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Ontario Government Introduces Workplace Violence Legislation

FTR Now

Ontario Government Introduces Workplace Violence Legislation

Date: April 21, 2009

On April 20, 2009, the Ontario Government introduced amendments to the Occupational Health and Safety Act (Act) to address workplace violence and harassment. If passed, Bill 168, the Occupational Health and Safety Amendment Act (Violence and Harassment in the Workplace), 2009, would require employers to develop policies to address workplace violence and harassment and to assess the risk of violence in its workplace.

The Bill also imposes a new duty on employers to address domestic violence in the workplace, requires procedures to summon immediate help if a violent incident occurs and requires that workers be alerted to a person who has a history of violence.

DEFINING “WORKPLACE VIOLENCE” AND “WORKPLACE HARASSMENT

The Bill proposes the following definitions:

“workplace harassment” means engaging in a course of vexatious comment or conduct against a worker in a workplace that is known or ought reasonably to be known to be unwelcome;

“workplace violence” means,

(a) the exercise of physical force by a person against a worker in a workplace that causes or could cause physical injury to the worker,

(b) an attempt to exercise physical force against a worker in a workplace that could cause physical injury to the worker.

It is noteworthy that the definition of “workplace violence” focuses on physical injury. There is no reference to psychological harm.

PREPARING AND POSTING POLICIES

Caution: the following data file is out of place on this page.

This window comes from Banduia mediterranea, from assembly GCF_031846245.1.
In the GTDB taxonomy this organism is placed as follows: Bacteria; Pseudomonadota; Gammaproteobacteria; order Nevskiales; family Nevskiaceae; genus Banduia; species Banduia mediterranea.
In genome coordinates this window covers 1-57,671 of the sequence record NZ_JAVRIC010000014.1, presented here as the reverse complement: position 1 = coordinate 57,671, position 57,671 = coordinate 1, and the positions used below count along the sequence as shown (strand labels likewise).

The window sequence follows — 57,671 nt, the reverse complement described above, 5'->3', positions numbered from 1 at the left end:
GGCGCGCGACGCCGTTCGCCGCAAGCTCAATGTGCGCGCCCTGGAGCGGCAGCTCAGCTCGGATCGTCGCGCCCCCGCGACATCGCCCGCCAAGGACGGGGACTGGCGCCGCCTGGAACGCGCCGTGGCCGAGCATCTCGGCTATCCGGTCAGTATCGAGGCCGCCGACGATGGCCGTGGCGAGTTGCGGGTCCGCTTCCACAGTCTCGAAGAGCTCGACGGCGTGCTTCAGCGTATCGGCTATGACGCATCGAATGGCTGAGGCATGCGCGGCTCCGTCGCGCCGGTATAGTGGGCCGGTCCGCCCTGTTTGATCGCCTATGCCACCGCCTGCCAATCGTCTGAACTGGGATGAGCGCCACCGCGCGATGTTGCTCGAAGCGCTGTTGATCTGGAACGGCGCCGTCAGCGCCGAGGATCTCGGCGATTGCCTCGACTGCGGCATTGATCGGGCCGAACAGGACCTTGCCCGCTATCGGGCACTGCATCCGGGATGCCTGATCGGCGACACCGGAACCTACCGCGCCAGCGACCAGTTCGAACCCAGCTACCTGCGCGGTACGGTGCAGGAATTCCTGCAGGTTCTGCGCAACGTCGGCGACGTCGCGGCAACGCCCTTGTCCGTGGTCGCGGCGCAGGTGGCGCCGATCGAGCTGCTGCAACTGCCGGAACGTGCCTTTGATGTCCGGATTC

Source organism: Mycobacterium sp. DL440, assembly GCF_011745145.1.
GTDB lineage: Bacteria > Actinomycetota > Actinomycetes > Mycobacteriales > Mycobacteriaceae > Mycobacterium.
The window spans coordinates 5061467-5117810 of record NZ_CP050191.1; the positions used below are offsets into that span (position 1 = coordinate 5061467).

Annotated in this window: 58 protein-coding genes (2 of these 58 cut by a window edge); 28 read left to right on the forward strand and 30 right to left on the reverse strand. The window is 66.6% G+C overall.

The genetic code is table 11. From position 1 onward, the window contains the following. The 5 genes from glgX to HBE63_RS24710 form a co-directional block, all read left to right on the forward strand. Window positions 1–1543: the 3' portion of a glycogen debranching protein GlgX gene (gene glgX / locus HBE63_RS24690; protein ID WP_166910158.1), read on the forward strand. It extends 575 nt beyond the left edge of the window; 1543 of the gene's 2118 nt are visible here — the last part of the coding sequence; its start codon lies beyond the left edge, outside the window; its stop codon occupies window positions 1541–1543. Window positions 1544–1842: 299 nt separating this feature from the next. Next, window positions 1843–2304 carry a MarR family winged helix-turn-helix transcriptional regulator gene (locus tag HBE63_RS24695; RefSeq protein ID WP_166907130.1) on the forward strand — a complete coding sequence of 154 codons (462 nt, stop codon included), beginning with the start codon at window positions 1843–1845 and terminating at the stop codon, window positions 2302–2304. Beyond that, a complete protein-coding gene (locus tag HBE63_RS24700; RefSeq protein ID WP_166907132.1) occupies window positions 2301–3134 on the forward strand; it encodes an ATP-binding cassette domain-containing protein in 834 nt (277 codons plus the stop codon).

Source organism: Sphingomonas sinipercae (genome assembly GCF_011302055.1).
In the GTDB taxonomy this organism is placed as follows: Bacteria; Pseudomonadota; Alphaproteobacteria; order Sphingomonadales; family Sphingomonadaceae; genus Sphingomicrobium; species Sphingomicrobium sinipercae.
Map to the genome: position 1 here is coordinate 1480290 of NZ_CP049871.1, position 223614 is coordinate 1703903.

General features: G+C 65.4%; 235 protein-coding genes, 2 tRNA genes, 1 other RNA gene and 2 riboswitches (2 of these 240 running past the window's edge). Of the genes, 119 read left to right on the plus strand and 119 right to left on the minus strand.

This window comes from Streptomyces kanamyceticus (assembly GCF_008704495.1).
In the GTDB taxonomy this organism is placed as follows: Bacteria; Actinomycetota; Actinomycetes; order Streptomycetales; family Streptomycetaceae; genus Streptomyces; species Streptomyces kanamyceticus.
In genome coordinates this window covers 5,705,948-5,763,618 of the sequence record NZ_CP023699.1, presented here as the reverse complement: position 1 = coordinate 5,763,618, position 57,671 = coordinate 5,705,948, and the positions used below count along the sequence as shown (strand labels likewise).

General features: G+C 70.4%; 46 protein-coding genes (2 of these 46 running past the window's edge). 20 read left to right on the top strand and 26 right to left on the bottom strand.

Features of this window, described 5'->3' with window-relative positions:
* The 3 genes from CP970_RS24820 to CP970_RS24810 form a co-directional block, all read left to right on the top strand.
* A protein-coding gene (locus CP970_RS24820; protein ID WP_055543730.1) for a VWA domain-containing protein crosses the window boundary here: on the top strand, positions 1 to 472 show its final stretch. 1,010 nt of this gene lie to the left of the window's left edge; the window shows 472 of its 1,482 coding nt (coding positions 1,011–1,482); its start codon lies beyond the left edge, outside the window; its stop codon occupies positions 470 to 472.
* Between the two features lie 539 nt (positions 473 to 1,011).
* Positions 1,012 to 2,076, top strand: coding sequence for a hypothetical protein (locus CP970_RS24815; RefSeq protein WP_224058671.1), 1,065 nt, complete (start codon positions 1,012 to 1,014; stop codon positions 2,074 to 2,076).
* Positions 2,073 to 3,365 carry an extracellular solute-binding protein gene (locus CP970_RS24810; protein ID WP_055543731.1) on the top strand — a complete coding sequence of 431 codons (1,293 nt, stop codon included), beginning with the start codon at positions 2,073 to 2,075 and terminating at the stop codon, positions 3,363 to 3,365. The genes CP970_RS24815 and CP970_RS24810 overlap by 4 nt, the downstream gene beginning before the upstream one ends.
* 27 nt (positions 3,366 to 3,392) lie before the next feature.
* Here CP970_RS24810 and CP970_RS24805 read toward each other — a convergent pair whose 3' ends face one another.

The Bill requires employers to prepare a written policy with respect to workplace violence and workplace harassment. The policies must be posted in a conspicuous place in the workplace. Different requirements apply to workplaces of five or fewer employees.

The policies must be reviewed as often as necessary and at least once a year. The Bill also requires employers to provide information and instruction to employees on its workplace violence policy and program.

ASSESSING THE RISKS OF VIOLENCE

The Bill requires an employer to assess the risk of workplace violence that may arise from the nature of the workplace, the type of work or the conditions of work.

The risk assessment must take into account common risks at other similar workplaces and risks specific to the employer’s workplace.

A copy of the risk assessment and its results must be provided to the joint health and safety committee or health and safety representative. If there is no committee or representative, employees must be advised how to obtain copies of the assessment and its results and it must be provided to workers on request.

REASSESSING THE RISKS OF VIOLENCE

In addition to doing an initial assessment, the Bill requires an employer to reassess the risk of violence as often as necessary to protect workers. The Bill does not provide any guidance on how often the employer must perform a reassessment.

IMPLEMENTING A WORKPLACE VIOLENCE PREVENTION PROGRAM

An employer will be required to develop and maintain a program to implement the workplace violence policy. The program must include measures and procedures:

  • to control the risks identified in the risk assessment or reassessment;